• KlashKlash Lost... ... in the rainRegistered User regular
    edited August 2012
    You know what the best thing about buying Vice City property was? The missions! That club, The Malibu, basically provided the VC version of Three Leaf Clover. The build up to it was awesome, as well, getting to assemble your crew, meeting Cassidy, etc.

    The entire point of GTAIV was living the American dream. You start the damn thing coming to Liberty so you can live well and be rich, blahblahblah. By the end of it, I was rich, except the only decent place I had was a dinky apartment I got for killing that one guy.

    Why couldn't I own one of those big houses the Mafia or Russians had? Why couldn't I buy that amusement park to turn a profit/run an illicit business from? Buying the ice cream factory to sell drugs in VC was great.

    Modified weapons would be fantastic, though. Being able to get red-dot sights or something simple would just make me feel like a badass amongst the generic-gun toting baddies I face.

    Klash on
    We don't even care... whether we care or not...
  • stigweardstigweard Registered User regular
    There is far too mush hate for the gta iv driving physics. I much prefer it to games where your car tires have infinite gripo and you can turn on a dime at full speed. The lower end vehicles worse exaggeratedly worse to allow for the sportier vehicles to have comparatively better handling. With a few minutes to acclimate, you could get around nearly as fast and look all the flashier for it. The only thing that was really wrong with it is the ai vehicles didn't have to follow the same physics model.

  • NuzakNuzak Registered User regular
    anyone who wants less linearity and railroading in their story structure and missions isn't going to get it. GTA4 was pretty bad for this, despite having cool stuff in other areas like the feel of the city. since then, rockstar games (LA noire, RDR) have only gotten more so, and been lauded anyway, if not because of the railroading. more meaningless distraction in the overworld, more scripted action in the missions. less humour, more dragged out pacing, less emphasis on an evolving game experience and more emphasis on the same cover shooting you were doing at hour 1.

  • Dongs GaloreDongs Galore Registered User regular
    Kadoken wrote: »
    Klash wrote: »
    Speaking of those random activities, for God's sake, make doing extra-stuff worth while!

    All you ever got in GTAIV was cash and then more cash! Why didn't I get the ability to order any of those cars I stole (like in GTAIII)? Why didn't shooting pigeons help me become a better marksman or something? I should've been able to unlock items at my hideouts.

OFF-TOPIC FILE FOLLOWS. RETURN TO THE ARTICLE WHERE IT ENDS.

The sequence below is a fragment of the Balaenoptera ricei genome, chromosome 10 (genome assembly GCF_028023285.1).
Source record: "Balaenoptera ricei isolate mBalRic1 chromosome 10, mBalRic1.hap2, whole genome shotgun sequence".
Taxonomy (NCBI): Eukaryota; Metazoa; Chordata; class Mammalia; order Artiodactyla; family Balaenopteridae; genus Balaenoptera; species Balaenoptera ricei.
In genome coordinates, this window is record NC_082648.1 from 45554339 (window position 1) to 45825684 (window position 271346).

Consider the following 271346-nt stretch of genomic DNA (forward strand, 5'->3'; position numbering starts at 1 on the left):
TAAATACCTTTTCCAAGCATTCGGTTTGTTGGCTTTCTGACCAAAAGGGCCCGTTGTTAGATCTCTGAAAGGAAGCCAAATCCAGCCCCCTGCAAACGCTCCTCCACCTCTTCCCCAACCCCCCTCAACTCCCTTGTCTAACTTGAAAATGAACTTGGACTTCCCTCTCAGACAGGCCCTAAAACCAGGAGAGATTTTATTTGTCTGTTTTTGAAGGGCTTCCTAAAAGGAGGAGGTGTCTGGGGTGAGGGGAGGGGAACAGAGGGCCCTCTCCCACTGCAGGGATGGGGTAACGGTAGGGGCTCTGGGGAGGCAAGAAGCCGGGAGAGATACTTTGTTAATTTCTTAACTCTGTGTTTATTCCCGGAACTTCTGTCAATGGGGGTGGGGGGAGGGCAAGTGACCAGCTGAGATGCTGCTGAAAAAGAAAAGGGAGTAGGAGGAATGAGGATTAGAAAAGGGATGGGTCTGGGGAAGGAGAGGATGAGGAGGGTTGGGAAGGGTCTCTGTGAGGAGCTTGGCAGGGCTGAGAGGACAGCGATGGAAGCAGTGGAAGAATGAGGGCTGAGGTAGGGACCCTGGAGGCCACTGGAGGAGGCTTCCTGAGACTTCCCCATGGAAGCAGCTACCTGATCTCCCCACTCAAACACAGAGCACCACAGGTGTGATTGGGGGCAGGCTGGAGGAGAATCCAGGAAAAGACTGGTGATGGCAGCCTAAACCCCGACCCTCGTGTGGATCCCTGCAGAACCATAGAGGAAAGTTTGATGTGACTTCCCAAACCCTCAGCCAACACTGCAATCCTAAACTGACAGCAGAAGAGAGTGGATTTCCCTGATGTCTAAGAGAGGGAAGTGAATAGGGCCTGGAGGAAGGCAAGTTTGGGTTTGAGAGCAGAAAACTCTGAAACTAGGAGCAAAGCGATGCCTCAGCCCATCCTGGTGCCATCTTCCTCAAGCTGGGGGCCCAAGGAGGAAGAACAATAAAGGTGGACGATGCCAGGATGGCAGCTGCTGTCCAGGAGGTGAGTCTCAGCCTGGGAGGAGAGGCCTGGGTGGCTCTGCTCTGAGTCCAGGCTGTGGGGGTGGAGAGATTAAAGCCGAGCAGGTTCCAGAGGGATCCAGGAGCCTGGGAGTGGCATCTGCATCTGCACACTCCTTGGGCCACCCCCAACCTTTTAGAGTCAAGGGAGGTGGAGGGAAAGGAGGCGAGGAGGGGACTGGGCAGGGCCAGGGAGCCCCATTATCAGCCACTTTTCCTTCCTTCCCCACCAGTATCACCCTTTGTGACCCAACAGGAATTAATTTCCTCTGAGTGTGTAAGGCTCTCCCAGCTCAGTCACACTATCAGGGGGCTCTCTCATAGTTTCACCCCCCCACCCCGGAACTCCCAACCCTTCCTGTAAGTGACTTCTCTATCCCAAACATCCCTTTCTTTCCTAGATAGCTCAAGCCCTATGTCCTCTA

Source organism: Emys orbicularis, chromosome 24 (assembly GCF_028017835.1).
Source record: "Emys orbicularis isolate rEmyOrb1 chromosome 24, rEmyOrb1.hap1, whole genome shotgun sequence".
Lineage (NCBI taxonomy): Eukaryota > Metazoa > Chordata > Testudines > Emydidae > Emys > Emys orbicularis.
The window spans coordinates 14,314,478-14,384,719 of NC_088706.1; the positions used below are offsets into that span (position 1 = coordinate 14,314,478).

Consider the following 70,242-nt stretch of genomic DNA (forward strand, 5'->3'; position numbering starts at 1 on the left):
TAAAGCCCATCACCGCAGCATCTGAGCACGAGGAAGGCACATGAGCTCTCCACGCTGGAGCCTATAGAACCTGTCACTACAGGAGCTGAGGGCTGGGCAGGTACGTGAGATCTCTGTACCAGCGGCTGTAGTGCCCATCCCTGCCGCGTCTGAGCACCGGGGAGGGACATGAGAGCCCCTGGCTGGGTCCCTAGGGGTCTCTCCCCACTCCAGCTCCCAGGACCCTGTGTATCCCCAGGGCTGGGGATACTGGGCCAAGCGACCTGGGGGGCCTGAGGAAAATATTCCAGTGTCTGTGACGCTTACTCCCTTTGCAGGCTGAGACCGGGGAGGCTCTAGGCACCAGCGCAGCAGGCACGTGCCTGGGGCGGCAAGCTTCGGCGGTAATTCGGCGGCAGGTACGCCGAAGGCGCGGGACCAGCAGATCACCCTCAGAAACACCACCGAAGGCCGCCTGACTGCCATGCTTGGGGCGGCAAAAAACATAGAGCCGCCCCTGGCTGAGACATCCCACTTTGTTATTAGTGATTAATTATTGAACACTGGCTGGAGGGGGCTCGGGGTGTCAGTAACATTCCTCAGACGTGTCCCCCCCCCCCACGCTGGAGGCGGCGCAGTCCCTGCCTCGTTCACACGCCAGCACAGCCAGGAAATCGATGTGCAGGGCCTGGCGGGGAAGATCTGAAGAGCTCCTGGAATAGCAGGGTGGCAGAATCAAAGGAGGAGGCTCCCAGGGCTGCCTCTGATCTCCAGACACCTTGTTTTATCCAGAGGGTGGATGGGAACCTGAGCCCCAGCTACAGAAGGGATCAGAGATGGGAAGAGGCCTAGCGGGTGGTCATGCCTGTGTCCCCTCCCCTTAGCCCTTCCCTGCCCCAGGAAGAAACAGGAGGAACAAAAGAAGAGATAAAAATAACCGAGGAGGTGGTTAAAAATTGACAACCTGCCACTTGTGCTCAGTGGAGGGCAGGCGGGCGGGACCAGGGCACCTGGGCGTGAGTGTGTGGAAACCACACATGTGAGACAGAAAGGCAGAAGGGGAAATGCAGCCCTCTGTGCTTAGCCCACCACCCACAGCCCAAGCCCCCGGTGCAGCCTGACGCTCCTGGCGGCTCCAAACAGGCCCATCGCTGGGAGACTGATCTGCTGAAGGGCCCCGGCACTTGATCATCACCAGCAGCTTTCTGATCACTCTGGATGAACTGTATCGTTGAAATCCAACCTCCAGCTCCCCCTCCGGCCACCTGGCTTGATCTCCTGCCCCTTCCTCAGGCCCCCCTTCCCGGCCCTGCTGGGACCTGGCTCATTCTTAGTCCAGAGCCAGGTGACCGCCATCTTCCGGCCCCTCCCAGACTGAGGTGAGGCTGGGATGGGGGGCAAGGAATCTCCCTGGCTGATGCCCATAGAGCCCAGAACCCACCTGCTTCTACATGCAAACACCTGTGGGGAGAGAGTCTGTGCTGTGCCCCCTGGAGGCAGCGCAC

As well, hideouts should have been upgradable. Buy a bigger garage, a computer to check your e-mails, etc. Instead of being forced to go to an E-cafe, while walking around with over a million in pocket change.

    I know right? Three Leaf Clover was pretty awesome but basically the ending would be like putting in a cheat code for $10,000 over and over to buy weapons. Why not have safehouses or places you can buy to make you money and give you benefit? I remember in Vice City you could buy a pretty snazzy club. Me and my friend would grind forever to get that safehouse with the heli-pad just because helicopters would be cool (And two garages didn't hurt either). Why did they forgo that concept? I would imagine Niko would like to own a few places to get him out of being a thug. Maybe they offer AI crew or modded weapons or an awesome bullet proof sturdy sports car.

    The problem with letting you use that wealth is that it gets a bit dissonant with the main storyline after awhile.

    By the time you get your brother out of prison in San Andreas, CJ is a millionaire, owns several houses, is bankrolling a famous rapper, has allies in the CIA and could basically buy Grove Street, but for some reason you can't do anything about one corrupt Police lieutenant who doesn't even have jurisdiction over where you live now.

  • NightslyrNightslyr Registered User regular
    Yeah, in-game wealth was really handled the best in VC where the point was to take over Miami. I think it could have worked well in IV, if they tweaked the story so Niko actually became a gangster with ambition instead of merely a hitman with not a lot of will of his own. The whole "Become what you hate" angle.

    It was ridiculous in SA. I can't help but wonder if that dissonance was intentional, in order to spoof the X-TREEM 90s.

    All that said, it was disappointing that Niko only had two safehouses that were nice. The first two were absolute shitholes, but that fit into the story. The third was nice, and was the one I always used because it had a computer. Playboy X's place wasn't as nice (no computer, IIRC), but still solid. One would think that the last one, on the last island, would be good, especially since by that point Niko had successfully pulled off the heist. Nope, another shithole. I would have loved a small house in the suburb area of the third island.

  • darleysamdarleysam On my way to UKRegistered User regular
    edited August 2012
    stigweard wrote: »
    There is far too mush hate for the gta iv driving physics. I much prefer it to games where your car tires have infinite gripo and you can turn on a dime at full speed. The lower end vehicles worse exaggeratedly worse to allow for the sportier vehicles to have comparatively better handling. With a few minutes to acclimate, you could get around nearly as fast and look all the flashier for it. The only thing that was really wrong with it is the ai vehicles didn't have to follow the same physics model.